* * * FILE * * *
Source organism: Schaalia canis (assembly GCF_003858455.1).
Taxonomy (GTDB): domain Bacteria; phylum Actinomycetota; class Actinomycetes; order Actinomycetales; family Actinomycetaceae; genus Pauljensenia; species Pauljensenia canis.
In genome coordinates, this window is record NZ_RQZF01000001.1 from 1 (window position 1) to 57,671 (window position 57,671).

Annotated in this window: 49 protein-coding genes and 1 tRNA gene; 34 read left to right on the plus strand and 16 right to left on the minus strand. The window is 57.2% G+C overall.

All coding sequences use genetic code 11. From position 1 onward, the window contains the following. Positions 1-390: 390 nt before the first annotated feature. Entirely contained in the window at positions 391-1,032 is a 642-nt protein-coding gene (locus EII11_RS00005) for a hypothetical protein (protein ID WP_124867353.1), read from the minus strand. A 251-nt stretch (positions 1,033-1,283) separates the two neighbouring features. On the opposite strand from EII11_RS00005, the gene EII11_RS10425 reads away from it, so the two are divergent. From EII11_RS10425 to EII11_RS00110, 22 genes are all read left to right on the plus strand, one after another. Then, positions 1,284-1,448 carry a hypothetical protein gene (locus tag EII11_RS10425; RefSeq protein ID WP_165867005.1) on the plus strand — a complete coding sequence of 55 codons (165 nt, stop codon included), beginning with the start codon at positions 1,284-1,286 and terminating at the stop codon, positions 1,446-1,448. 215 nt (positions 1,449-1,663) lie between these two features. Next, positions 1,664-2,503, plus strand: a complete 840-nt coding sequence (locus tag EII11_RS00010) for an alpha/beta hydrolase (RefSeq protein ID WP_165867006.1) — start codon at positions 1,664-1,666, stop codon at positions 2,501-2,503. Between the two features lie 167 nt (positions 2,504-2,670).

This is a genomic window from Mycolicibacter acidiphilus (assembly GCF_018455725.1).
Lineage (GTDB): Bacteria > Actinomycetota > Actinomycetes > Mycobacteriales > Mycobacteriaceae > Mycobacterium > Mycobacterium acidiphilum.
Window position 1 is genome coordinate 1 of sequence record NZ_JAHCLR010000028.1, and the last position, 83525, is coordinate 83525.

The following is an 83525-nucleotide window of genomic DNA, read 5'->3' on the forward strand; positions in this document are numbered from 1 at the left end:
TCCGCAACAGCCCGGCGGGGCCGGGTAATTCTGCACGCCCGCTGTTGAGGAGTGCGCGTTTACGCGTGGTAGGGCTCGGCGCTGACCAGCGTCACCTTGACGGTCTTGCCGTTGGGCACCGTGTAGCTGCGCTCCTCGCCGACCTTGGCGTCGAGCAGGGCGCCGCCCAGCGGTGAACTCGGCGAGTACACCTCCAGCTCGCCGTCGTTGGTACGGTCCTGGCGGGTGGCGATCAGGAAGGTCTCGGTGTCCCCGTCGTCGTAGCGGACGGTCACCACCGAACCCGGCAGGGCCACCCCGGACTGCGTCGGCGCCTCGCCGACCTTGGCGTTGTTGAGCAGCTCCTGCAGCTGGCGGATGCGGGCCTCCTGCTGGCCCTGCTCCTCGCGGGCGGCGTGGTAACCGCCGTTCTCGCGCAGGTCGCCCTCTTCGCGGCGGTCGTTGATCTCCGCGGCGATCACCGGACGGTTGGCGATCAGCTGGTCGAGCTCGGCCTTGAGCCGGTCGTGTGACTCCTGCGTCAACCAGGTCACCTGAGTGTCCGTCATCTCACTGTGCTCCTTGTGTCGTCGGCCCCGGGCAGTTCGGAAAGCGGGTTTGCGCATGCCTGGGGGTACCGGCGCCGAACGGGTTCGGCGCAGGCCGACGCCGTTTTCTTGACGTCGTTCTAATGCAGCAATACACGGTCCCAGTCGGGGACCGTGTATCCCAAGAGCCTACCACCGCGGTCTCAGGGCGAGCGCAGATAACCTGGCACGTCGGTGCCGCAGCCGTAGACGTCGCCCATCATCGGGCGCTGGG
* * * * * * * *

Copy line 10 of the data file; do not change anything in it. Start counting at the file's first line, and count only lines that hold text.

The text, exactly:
TCCGCAACAGCCCGGCGGGGCCGGGTAATTCTGCACGCCCGCTGTTGAGGAGTGCGCGTTTACGCGTGGTAGGGCTCGGCGCTGACCAGCGTCACCTTGACGGTCTTGCCGTTGGGCACCGTGTAGCTGCGCTCCTCGCCGACCTTGGCGTCGAGCAGGGCGCCGCCCAGCGGTGAACTCGGCGAGTACACCTCCAGCTCGCCGTCGTTGGTACGGTCCTGGCGGGTGGCGATCAGGAAGGTCTCGGTGTCCCCGTCGTCGTAGCGGACGGTCACCACCGAACCCGGCAGGGCCACCCCGGACTGCGTCGGCGCCTCGCCGACCTTGGCGTTGTTGAGCAGCTCCTGCAGCTGGCGGATGCGGGCCTCCTGCTGGCCCTGCTCCTCGCGGGCGGCGTGGTAACCGCCGTTCTCGCGCAGGTCGCCCTCTTCGCGGCGGTCGTTGATCTCCGCGGCGATCACCGGACGGTTGGCGATCAGCTGGTCGAGCTCGGCCTTGAGCCGGTCGTGTGACTCCTGCGTCAACCAGGTCACCTGAGTGTCCGTCATCTCACTGTGCTCCTTGTGTCGTCGGCCCCGGGCAGTTCGGAAAGCGGGTTTGCGCATGCCTGGGGGTACCGGCGCCGAACGGGTTCGGCGCAGGCCGACGCCGTTTTCTTGACGTCGTTCTAATGCAGCAATACACGGTCCCAGTCGGGGACCGTGTATCCCAAGAGCCTACCACCGCGGTCTCAGGGCGAGCGCAGATAACCTGGCACGTCGGTGCCGCAGCCGTAGACGTCGCCCATCATCGGGCGCTGGG